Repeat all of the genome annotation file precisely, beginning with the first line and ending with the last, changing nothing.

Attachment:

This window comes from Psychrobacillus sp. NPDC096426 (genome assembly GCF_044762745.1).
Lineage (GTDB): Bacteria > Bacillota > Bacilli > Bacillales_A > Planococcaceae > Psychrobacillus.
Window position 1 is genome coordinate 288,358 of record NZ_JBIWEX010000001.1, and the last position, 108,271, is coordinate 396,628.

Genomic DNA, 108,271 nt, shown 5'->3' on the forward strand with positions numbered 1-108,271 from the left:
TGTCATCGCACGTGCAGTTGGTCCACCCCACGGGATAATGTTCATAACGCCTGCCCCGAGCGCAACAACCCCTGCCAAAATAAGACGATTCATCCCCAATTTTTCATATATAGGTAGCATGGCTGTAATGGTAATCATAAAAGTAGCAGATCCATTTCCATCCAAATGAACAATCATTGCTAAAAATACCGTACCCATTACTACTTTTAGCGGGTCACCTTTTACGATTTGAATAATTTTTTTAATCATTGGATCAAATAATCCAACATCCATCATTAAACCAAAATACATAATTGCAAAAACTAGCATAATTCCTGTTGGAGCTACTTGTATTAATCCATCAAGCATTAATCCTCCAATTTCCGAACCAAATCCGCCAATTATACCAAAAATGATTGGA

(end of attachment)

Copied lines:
This window comes from Psychrobacillus sp. NPDC096426 (genome assembly GCF_044762745.1).
Lineage (GTDB): Bacteria > Bacillota > Bacilli > Bacillales_A > Planococcaceae > Psychrobacillus.
Window position 1 is genome coordinate 288,358 of record NZ_JBIWEX010000001.1, and the last position, 108,271, is coordinate 396,628.

Genomic DNA, 108,271 nt, shown 5'->3' on the forward strand with positions numbered 1-108,271 from the left:
TGTCATCGCACGTGCAGTTGGTCCACCCCACGGGATAATGTTCATAACGCCTGCCCCGAGCGCAACAACCCCTGCCAAAATAAGACGATTCATCCCCAATTTTTCATATATAGGTAGCATGGCTGTAATGGTAATCATAAAAGTAGCAGATCCATTTCCATCCAAATGAACAATCATTGCTAAAAATACCGTACCCATTACTACTTTTAGCGGGTCACCTTTTACGATTTGAATAATTTTTTTAATCATTGGATCAAATAATCCAACATCCATCATTAAACCAAAATACATAATTGCAAAAACTAGCATAATTCCTGTTGGAGCTACTTGTATTAATCCATCAAGCATTAATCCTCCAATTTCCGAACCAAATCCGCCAATTATACCAAAAATGATTGGA